Queens kicks off inaugural borough-wide ‘restaurant month’



Courtesy of Queens Together

Caryl Anne Francia, Business Editor

Participating restaurants in Queens invite people across the city to dine out on a discount during the borough’s inaugural “restaurant month.”

Throughout March, over 175 restaurants in Queens will offer discounts between 10% and 20% on meals to customers who purchase passes during regular business hours. But the twist is that in order to acquire a discount pass, a person must donate at least $25 to the Queens Together initiative.

A department within the nonprofit organization Queens Economic Development Corp., Queens Together launched in March 2020 after the COVID-19 pandemic hindered restaurant operations. The group’s goals are to support the borough’s food businesses and to lessen the burden of food insecurity.

Donations collected from the restaurant month will be put toward Queens Together’s food relief fund. The organization previously used its fund to pay food businesses to prepare meals distributed to people in need and help restaurants pay their bills and workers.

“We saw an opportunity to promote the vibrant Queens culinary scene, raise funds for vital food relief and reward donors,” Queens Together Executive Director Jonathan Forgash said in a press release. “We can all do good, eat good and feel good during this first of its kind Queens donate and dine program in March.”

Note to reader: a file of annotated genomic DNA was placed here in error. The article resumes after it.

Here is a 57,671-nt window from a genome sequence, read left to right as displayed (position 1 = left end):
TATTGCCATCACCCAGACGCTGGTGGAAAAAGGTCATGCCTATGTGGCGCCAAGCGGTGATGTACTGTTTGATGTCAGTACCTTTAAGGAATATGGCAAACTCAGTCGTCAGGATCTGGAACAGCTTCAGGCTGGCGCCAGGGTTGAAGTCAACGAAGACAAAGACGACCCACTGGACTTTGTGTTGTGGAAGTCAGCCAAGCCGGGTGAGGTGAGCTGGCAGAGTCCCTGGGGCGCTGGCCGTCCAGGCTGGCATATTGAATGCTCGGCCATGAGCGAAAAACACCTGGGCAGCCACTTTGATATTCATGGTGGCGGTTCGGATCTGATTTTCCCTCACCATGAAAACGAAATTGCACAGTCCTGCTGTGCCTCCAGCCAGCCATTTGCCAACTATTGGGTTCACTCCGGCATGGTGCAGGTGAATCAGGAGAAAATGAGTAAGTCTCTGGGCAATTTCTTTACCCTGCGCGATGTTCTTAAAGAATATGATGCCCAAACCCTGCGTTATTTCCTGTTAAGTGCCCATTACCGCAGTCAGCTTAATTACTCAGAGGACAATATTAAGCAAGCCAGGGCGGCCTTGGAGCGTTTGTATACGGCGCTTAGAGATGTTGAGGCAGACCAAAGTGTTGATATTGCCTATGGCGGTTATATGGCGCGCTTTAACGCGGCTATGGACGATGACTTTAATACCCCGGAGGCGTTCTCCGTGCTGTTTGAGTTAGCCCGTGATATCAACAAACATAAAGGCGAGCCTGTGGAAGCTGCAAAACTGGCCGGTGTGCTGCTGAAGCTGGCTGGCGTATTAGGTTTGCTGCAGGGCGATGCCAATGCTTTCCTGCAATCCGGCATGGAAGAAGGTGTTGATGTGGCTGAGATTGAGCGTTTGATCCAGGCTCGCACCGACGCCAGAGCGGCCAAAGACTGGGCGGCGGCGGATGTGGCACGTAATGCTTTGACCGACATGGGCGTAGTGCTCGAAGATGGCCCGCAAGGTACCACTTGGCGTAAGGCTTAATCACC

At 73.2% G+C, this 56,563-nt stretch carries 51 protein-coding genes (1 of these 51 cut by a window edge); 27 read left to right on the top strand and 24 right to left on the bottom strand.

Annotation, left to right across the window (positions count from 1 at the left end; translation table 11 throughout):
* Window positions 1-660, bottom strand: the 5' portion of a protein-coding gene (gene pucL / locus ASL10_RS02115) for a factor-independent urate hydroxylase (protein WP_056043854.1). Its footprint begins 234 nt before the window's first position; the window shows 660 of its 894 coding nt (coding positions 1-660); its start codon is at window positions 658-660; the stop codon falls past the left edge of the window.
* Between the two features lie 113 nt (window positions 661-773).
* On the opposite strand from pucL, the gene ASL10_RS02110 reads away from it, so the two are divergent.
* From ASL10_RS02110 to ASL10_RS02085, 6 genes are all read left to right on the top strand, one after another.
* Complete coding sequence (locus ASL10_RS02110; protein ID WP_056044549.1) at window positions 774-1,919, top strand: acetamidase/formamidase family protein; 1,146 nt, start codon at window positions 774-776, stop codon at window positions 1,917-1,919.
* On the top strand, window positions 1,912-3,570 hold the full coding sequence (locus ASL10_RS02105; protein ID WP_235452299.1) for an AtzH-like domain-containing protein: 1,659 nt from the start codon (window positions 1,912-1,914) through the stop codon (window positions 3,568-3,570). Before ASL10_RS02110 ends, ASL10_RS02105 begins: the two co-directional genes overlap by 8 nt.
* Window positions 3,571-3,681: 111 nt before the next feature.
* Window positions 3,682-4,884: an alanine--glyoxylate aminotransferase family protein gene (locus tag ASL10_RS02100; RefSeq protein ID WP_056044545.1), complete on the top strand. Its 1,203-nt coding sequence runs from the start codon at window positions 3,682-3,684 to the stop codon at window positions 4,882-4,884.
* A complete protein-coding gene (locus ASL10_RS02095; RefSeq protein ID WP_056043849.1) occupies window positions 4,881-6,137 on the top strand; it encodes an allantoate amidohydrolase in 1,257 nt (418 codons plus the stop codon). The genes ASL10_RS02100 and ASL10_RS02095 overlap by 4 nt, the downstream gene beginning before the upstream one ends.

Several Queens-based organizations are sponsoring the celebration. They include the New York Mets, the Queens Tourism Council, the Greater Jamaica Development Corp., the Woodhaven Business Improvement District and Woodside on the Move.

Restaurant-goers have unlimited use of their discount passes, meaning they can use the pass multiple times at the same restaurant until March 31. 

The website in which restaurants could apply to participate noted that restaurants “may offer additional discount specials throughout the month,” but customers were instructed to ask their server.

Customers are encouraged to taste the diverse food options that the restaurants have to offer.

In its halal menu in Astoria, Cafe Turkiye offers traditional Turkish food, including baba ghanoush and börek. The restaurant is also collecting donations to provide relief for people devastated by the country’s earthquakes. In the same neighborhood, restaurant-goers may try West African food from Nneji.

In Corona, customers can expect an authentic Mexican flavor in the food sold from Evelia’s Tamales, which started as a cart on the street before leasing a storefront in January 2020. Even the late celebrity chef Anthony Bourdain has had a bite.

In Jackson Heights, restaurant-goers can try food from Tibet, Nepal and Bhutan, such as momos and shakam datsi at Himalayan Yak, as well as Michelin-rated Indian food such as pani puri and chana masala from Angel.

“Queens has the most diverse communities in the world, and one of the best ways to enjoy the countless cultures of this borough is through our food,” NYC Council Member Shekar Krishnan said in a press release, adding that the celebration will not only showcase local businesses but also raise money for food relief. “We can eat well while doing good.”